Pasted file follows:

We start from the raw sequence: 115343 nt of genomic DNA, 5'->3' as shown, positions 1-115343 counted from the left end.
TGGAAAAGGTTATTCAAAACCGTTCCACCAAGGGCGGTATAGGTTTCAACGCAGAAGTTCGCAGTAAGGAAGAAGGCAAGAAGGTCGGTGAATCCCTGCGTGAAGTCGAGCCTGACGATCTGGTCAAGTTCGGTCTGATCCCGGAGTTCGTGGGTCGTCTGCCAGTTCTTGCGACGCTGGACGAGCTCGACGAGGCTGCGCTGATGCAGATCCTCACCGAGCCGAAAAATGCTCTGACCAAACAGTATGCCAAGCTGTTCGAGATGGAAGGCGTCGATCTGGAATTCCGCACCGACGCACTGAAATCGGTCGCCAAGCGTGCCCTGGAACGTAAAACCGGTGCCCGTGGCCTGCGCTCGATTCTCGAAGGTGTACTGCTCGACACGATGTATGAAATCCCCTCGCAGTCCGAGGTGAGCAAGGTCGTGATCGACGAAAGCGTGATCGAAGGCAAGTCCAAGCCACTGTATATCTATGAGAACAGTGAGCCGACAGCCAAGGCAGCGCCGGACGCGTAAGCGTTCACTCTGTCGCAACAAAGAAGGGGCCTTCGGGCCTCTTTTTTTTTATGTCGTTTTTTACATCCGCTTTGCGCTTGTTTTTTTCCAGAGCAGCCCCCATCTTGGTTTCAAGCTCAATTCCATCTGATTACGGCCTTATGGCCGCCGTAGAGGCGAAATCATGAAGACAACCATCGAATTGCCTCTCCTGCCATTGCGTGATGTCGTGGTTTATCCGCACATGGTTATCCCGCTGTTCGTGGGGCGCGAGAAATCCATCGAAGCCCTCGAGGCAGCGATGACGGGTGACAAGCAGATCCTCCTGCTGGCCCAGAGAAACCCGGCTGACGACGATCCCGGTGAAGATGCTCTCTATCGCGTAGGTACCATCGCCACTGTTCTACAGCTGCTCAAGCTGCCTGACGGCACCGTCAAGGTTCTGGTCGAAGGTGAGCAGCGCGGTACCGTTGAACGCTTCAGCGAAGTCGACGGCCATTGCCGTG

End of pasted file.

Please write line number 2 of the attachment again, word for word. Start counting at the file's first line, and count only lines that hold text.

TGGAAAAGGTTATTCAAAACCGTTCCACCAAGGGCGGTATAGGTTTCAACGCAGAAGTTCGCAGTAAGGAAGAAGGCAAGAAGGTCGGTGAATCCCTGCGTGAAGTCGAGCCTGACGATCTGGTCAAGTTCGGTCTGATCCCGGAGTTCGTGGGTCGTCTGCCAGTTCTTGCGACGCTGGACGAGCTCGACGAGGCTGCGCTGATGCAGATCCTCACCGAGCCGAAAAATGCTCTGACCAAACAGTATGCCAAGCTGTTCGAGATGGAAGGCGTCGATCTGGAATTCCGCACCGACGCACTGAAATCGGTCGCCAAGCGTGCCCTGGAACGTAAAACCGGTGCCCGTGGCCTGCGCTCGATTCTCGAAGGTGTACTGCTCGACACGATGTATGAAATCCCCTCGCAGTCCGAGGTGAGCAAGGTCGTGATCGACGAAAGCGTGATCGAAGGCAAGTCCAAGCCACTGTATATCTATGAGAACAGTGAGCCGACAGCCAAGGCAGCGCCGGACGCGTAAGCGTTCACTCTGTCGCAACAAAGAAGGGGCCTTCGGGCCTCTTTTTTTTTATGTCGTTTTTTACATCCGCTTTGCGCTTGTTTTTTTCCAGAGCAGCCCCCATCTTGGTTTCAAGCTCAATTCCATCTGATTACGGCCTTATGGCCGCCGTAGAGGCGAAATCATGAAGACAACCATCGAATTGCCTCTCCTGCCATTGCGTGATGTCGTGGTTTATCCGCACATGGTTATCCCGCTGTTCGTGGGGCGCGAGAAATCCATCGAAGCCCTCGAGGCAGCGATGACGGGTGACAAGCAGATCCTCCTGCTGGCCCAGAGAAACCCGGCTGACGACGATCCCGGTGAAGATGCTCTCTATCGCGTAGGTACCATCGCCACTGTTCTACAGCTGCTCAAGCTGCCTGACGGCACCGTCAAGGTTCTGGTCGAAGGTGAGCAGCGCGGTACCGTTGAACGCTTCAGCGAAGTCGACGGCCATTGCCGTG